In other words, these are scary times we’re living in, and it’s a good time to arm yourselves if you haven’t yet done so. Be prepared for the worst while praying for peace and stability in our country.

Home Defense Gun

The best home defense weapon by far—especially for those who haven’t had much training or experience with firearms, and who are not likely to spend time training at the range—is the shotgun. It is the original point and click interface, and at close quarters you would have a difficult time missing your target.

I recommend a 12-gauge, something with a short barrel. A pump model is the simplest if you aren’t a gun person. Besides, the unmistakable sound of chambering a round will deter most potential intruders.

Concealed Carry Gun

G48 in a Sticky Holster

For concealed carry, there are several considerations. First, if your gun is too large or too heavy, you’re not going to want to carry it. Anything on your person is better than whatever you left in the car. I am a Glock guy, but that’s also like being a Dodge guy—which I am–as opposed to a Ford guy. In other words, I’m not here to argue that Glock is better than H&K or Sig Sauer or even Smith & Wesson—okay, wait, yes, I do have to argue that they are far better than S&W. However, it’s a personal preference. What I really like about the Glock, and what you might like as well, is that there is nothing to remember. Pull the trigger—that’s it. The only safety mechanism on a Glock is on the trigger itself, and it is automatically released when you depress it to fire the weapon. With that in mind, make sure you carry your Glock in a good holster that protects that trigger guard so that the hairbrush in your purse doesn’t set it off. I like the Sticky holsters best.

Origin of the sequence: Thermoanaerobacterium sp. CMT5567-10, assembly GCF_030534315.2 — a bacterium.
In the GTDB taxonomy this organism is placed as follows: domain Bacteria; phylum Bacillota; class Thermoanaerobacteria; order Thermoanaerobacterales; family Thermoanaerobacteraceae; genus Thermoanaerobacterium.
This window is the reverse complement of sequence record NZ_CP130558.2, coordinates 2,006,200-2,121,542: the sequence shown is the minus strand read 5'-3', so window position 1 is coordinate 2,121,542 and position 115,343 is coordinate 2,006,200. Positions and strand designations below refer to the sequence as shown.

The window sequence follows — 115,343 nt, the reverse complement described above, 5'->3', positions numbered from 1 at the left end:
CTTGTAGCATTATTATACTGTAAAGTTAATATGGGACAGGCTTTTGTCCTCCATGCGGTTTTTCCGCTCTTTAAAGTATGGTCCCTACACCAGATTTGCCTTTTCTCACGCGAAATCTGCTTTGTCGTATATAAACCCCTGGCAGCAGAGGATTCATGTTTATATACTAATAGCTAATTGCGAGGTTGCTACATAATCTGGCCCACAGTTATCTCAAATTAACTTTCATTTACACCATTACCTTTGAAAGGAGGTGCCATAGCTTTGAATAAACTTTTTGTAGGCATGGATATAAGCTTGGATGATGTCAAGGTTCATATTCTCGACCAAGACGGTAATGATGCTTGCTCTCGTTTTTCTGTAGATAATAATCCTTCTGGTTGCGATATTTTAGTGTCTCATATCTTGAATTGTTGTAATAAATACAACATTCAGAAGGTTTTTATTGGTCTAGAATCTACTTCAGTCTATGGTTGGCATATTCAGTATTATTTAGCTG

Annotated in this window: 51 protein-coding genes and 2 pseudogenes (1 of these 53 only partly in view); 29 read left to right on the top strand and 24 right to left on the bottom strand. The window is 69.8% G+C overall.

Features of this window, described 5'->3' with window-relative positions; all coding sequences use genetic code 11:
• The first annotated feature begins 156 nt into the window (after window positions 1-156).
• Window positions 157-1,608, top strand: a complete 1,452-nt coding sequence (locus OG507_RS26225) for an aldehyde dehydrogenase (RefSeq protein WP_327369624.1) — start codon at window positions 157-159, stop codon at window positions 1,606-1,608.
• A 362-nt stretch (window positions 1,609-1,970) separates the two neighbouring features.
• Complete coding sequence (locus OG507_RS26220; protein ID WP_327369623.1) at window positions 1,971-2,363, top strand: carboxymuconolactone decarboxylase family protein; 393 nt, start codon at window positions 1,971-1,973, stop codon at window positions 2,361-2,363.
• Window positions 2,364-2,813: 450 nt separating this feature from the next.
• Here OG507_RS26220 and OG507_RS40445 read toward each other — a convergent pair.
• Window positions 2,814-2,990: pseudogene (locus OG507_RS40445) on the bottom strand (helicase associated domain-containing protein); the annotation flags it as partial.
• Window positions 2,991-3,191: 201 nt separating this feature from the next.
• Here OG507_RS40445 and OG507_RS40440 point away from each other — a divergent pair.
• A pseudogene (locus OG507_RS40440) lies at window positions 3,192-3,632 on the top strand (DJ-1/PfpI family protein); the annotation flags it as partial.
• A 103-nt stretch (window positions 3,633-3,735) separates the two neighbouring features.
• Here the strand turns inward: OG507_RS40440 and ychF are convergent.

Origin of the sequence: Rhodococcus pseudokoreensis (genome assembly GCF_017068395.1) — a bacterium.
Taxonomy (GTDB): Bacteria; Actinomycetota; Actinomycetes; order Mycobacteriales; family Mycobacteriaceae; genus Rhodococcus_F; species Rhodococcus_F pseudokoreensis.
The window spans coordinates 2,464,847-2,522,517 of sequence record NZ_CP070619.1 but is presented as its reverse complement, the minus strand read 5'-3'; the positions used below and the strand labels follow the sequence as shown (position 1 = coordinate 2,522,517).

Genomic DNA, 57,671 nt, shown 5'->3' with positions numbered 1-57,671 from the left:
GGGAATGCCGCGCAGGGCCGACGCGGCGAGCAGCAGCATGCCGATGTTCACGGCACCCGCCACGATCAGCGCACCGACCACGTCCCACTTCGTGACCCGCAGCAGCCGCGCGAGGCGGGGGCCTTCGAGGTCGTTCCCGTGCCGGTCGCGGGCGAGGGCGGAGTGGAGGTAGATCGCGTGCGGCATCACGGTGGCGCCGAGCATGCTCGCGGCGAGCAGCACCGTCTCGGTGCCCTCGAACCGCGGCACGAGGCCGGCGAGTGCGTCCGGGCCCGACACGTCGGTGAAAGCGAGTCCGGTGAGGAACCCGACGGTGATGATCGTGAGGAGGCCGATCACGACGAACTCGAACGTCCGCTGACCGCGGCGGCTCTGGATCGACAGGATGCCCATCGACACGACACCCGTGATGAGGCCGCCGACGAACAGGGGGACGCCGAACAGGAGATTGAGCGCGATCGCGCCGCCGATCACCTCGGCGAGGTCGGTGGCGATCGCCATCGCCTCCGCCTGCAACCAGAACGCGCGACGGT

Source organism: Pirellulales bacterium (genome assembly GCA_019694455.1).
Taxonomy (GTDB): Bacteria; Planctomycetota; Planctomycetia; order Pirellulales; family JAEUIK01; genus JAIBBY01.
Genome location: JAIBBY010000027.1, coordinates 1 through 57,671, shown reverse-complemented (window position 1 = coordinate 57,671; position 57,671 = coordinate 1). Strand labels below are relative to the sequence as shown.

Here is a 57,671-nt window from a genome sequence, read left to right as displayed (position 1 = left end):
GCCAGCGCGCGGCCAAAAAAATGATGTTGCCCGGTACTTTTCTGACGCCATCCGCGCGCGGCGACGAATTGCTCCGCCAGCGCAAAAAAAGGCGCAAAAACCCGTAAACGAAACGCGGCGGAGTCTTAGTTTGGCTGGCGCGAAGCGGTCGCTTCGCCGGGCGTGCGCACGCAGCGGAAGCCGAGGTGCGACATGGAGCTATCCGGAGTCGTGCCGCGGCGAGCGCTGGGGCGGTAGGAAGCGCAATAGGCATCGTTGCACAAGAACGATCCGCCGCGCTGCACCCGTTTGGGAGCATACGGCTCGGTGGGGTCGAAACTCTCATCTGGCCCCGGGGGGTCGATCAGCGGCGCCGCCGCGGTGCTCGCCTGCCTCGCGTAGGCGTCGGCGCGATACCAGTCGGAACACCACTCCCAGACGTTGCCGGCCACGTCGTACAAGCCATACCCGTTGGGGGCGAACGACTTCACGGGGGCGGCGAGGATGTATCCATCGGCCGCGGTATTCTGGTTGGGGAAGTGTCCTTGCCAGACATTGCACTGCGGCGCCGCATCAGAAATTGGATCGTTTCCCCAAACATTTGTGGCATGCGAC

If you choose to carry a revolver, a .38 is the most common caliber, and if you use good ammunition, it is sufficient for most self-defense scenarios.

Open Carry

I don’t care for open carry unless there are no other options. I wrote about that extensively here. The short version is, I don’t ever want to forfeit the element of surprise. If I have to clear leather on someone, I want it to be a very big surprise to that person.